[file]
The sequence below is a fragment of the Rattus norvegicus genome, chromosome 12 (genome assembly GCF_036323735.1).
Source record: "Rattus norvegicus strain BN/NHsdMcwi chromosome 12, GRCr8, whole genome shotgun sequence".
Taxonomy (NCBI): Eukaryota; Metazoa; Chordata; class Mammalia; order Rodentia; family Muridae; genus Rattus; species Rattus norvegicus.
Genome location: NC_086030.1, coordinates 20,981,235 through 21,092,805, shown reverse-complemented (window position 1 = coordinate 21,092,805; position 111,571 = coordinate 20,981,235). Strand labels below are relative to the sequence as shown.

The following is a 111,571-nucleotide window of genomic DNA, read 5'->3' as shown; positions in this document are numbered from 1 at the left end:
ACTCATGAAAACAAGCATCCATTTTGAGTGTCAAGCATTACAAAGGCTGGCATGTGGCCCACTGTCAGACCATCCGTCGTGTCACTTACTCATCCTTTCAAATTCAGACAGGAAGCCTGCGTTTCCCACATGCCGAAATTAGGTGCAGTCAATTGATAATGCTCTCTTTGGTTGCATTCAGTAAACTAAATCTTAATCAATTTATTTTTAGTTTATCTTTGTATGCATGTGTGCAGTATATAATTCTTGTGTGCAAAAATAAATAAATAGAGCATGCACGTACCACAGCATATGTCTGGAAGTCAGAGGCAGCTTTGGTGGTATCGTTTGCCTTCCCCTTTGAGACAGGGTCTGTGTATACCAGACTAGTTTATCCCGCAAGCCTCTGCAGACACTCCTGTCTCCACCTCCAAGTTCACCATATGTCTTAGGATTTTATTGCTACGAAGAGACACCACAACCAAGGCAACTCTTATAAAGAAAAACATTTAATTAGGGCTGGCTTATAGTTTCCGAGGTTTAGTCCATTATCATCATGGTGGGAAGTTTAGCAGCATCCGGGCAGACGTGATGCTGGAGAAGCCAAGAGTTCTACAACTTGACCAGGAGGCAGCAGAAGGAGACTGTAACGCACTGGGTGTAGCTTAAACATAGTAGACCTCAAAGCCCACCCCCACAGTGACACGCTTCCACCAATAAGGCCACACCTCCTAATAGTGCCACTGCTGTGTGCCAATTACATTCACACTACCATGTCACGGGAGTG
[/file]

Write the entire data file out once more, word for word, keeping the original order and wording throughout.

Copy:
The sequence below is a fragment of the Rattus norvegicus genome, chromosome 12 (genome assembly GCF_036323735.1).
Source record: "Rattus norvegicus strain BN/NHsdMcwi chromosome 12, GRCr8, whole genome shotgun sequence".
Taxonomy (NCBI): Eukaryota; Metazoa; Chordata; class Mammalia; order Rodentia; family Muridae; genus Rattus; species Rattus norvegicus.
Genome location: NC_086030.1, coordinates 20,981,235 through 21,092,805, shown reverse-complemented (window position 1 = coordinate 21,092,805; position 111,571 = coordinate 20,981,235). Strand labels below are relative to the sequence as shown.

The following is a 111,571-nucleotide window of genomic DNA, read 5'->3' as shown; positions in this document are numbered from 1 at the left end:
ACTCATGAAAACAAGCATCCATTTTGAGTGTCAAGCATTACAAAGGCTGGCATGTGGCCCACTGTCAGACCATCCGTCGTGTCACTTACTCATCCTTTCAAATTCAGACAGGAAGCCTGCGTTTCCCACATGCCGAAATTAGGTGCAGTCAATTGATAATGCTCTCTTTGGTTGCATTCAGTAAACTAAATCTTAATCAATTTATTTTTAGTTTATCTTTGTATGCATGTGTGCAGTATATAATTCTTGTGTGCAAAAATAAATAAATAGAGCATGCACGTACCACAGCATATGTCTGGAAGTCAGAGGCAGCTTTGGTGGTATCGTTTGCCTTCCCCTTTGAGACAGGGTCTGTGTATACCAGACTAGTTTATCCCGCAAGCCTCTGCAGACACTCCTGTCTCCACCTCCAAGTTCACCATATGTCTTAGGATTTTATTGCTACGAAGAGACACCACAACCAAGGCAACTCTTATAAAGAAAAACATTTAATTAGGGCTGGCTTATAGTTTCCGAGGTTTAGTCCATTATCATCATGGTGGGAAGTTTAGCAGCATCCGGGCAGACGTGATGCTGGAGAAGCCAAGAGTTCTACAACTTGACCAGGAGGCAGCAGAAGGAGACTGTAACGCACTGGGTGTAGCTTAAACATAGTAGACCTCAAAGCCCACCCCCACAGTGACACGCTTCCACCAATAAGGCCACACCTCCTAATAGTGCCACTGCTGTGTGCCAATTACATTCACACTACCATGTCACGGGAGTG